Dark Star, for me, was much more than a celebration of this artist’s life but an astounding peek into a tiny corner of his mind and for a moment we were all absorbed as a permanent fixture upon that labyrinths walls. We had the privilege to hear some of the stories that shaped Gigers mind as a child for example when his father gave him a skull at the age of six consequently scaring him with the power of holding death so close, a powerful lesson to learn or grasp at that age. To combat this fear and better understand what he had such little grasp of he tied a string around the skull and dragged it behind him to prove or condition his mind to not fear death anymore.
The house he lives in is on one of the properties his parents left for him after their passing, and the alterations that have been made are like an archaic dreamscape of regression to adolescence as well as a mausoleum to the inevitability of death. The yard has this feel of a Tibetan cemetery beautifully intertwined with nature and spiritual decay that has a way of making the viewer methodically insane yet left awe inspired. His world shines within a backdrop of brutal sexuality as if you can physically witness the last of humanity drain from this far less than human world it inhabits.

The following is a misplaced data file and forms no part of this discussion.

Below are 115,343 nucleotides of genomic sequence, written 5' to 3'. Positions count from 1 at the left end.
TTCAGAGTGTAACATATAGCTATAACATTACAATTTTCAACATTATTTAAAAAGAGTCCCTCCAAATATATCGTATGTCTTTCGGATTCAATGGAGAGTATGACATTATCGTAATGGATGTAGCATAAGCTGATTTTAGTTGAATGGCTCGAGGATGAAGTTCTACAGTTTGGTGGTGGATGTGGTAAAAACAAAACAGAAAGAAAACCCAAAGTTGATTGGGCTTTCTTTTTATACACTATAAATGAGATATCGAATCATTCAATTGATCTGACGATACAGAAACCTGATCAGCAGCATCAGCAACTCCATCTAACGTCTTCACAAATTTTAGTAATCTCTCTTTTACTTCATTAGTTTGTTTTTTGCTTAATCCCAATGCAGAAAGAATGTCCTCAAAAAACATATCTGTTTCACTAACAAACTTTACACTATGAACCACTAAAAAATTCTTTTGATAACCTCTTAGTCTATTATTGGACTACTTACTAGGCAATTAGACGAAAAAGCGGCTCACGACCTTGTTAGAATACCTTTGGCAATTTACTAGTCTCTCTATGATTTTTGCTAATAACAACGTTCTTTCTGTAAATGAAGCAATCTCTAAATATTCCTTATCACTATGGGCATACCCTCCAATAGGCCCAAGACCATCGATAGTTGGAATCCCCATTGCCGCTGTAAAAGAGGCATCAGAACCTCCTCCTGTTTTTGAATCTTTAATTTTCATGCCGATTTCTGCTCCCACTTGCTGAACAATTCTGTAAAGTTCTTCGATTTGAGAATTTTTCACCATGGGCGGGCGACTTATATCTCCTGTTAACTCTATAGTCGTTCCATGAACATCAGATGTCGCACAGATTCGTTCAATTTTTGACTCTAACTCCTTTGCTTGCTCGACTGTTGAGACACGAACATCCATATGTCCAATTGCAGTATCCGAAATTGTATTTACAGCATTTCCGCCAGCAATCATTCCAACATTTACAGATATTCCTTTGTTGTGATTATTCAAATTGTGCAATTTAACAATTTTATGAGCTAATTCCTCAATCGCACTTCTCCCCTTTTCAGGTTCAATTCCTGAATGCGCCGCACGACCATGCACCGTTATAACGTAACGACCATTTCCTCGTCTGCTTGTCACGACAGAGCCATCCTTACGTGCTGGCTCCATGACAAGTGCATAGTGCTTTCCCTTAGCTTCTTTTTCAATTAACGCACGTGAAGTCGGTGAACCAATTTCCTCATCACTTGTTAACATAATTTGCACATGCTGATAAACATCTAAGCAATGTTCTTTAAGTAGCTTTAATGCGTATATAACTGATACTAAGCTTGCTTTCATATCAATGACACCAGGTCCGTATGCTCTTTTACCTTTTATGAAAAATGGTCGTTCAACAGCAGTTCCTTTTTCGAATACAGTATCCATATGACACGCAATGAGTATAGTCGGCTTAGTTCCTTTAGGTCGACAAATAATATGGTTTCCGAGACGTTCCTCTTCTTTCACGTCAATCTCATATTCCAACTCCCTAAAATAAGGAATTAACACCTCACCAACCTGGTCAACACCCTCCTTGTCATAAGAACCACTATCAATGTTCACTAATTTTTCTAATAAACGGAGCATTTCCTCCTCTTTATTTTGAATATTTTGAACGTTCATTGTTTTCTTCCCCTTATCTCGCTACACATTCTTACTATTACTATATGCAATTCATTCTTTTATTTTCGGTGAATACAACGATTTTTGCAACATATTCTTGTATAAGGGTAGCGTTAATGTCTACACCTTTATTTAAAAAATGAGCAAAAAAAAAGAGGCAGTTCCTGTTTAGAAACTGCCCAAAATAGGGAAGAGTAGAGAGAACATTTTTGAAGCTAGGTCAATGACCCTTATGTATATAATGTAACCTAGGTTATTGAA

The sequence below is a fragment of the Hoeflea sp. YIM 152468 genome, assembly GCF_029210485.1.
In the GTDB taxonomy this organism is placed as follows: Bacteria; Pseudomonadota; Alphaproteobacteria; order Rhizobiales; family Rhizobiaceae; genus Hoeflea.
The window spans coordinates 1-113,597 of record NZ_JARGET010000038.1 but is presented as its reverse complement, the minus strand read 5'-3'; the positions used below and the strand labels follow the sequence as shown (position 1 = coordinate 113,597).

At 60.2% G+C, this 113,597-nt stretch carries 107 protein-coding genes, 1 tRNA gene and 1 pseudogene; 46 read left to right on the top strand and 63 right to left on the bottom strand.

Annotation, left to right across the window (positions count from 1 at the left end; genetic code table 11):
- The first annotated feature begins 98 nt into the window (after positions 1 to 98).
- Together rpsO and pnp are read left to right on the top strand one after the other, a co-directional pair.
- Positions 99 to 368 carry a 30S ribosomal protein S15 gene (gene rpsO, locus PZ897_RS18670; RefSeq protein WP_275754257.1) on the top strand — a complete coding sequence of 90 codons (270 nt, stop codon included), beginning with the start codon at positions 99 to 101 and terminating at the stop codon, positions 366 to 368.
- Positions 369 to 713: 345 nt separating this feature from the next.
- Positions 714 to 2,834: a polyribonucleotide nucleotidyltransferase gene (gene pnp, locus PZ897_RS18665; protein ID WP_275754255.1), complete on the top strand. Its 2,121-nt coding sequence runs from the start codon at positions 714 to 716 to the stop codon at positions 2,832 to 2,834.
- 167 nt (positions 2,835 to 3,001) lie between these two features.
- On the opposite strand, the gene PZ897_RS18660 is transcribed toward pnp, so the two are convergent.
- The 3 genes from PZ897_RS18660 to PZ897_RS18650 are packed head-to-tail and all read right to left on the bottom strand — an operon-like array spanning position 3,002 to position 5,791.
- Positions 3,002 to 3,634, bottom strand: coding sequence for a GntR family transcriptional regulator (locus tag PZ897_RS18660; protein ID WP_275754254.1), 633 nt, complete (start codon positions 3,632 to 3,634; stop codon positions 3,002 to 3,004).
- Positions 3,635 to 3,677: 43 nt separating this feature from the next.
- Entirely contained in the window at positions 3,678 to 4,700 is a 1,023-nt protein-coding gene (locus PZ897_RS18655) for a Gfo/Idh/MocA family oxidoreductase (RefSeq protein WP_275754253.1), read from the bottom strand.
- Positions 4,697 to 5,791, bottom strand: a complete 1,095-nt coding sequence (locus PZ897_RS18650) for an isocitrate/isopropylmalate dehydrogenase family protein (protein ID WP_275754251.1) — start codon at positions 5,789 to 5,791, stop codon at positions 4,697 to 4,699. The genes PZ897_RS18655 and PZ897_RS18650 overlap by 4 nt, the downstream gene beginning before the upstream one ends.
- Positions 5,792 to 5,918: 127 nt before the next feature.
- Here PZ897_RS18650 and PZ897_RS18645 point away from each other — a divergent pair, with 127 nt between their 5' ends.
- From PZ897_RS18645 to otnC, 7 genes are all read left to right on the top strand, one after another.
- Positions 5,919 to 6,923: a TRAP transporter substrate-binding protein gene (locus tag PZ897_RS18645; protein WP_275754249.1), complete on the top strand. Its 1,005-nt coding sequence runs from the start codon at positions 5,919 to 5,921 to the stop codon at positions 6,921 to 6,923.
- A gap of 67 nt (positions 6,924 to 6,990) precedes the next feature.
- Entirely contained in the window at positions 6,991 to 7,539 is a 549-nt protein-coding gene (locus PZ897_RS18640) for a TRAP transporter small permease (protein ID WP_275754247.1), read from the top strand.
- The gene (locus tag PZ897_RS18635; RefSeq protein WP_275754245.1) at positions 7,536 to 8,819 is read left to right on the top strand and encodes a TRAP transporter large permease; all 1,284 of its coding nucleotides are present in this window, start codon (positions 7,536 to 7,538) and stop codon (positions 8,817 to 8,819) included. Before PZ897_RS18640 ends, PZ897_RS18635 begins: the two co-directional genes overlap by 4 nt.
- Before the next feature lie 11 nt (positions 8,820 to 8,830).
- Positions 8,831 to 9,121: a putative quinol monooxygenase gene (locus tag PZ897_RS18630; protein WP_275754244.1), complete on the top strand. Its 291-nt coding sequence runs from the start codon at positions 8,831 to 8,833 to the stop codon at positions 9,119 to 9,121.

H.R. Giger’s work has always been somewhat of a anomaly to me because of the limited grasp I had on his entire embodiment of work but because of this documentary I have no doubt in my mind I will be surveying the catacombs to obtain whatever I can. Dark Star accomplished being exhilaratingly dark with specks of tenderness as you glimpsed into the abyss of this fading auteurs soul.
R.I.P. Hans Rudolf Giger
“The most merciful thing in the world, I think, is the inability of the human mind to correlate all its contents. We live on a placid island of ignorance in the midst of black seas of the infinity, and it was not meant that we should voyage far.”
Information about Dark Star is available at http://www.darkstar-movie.com/en/home .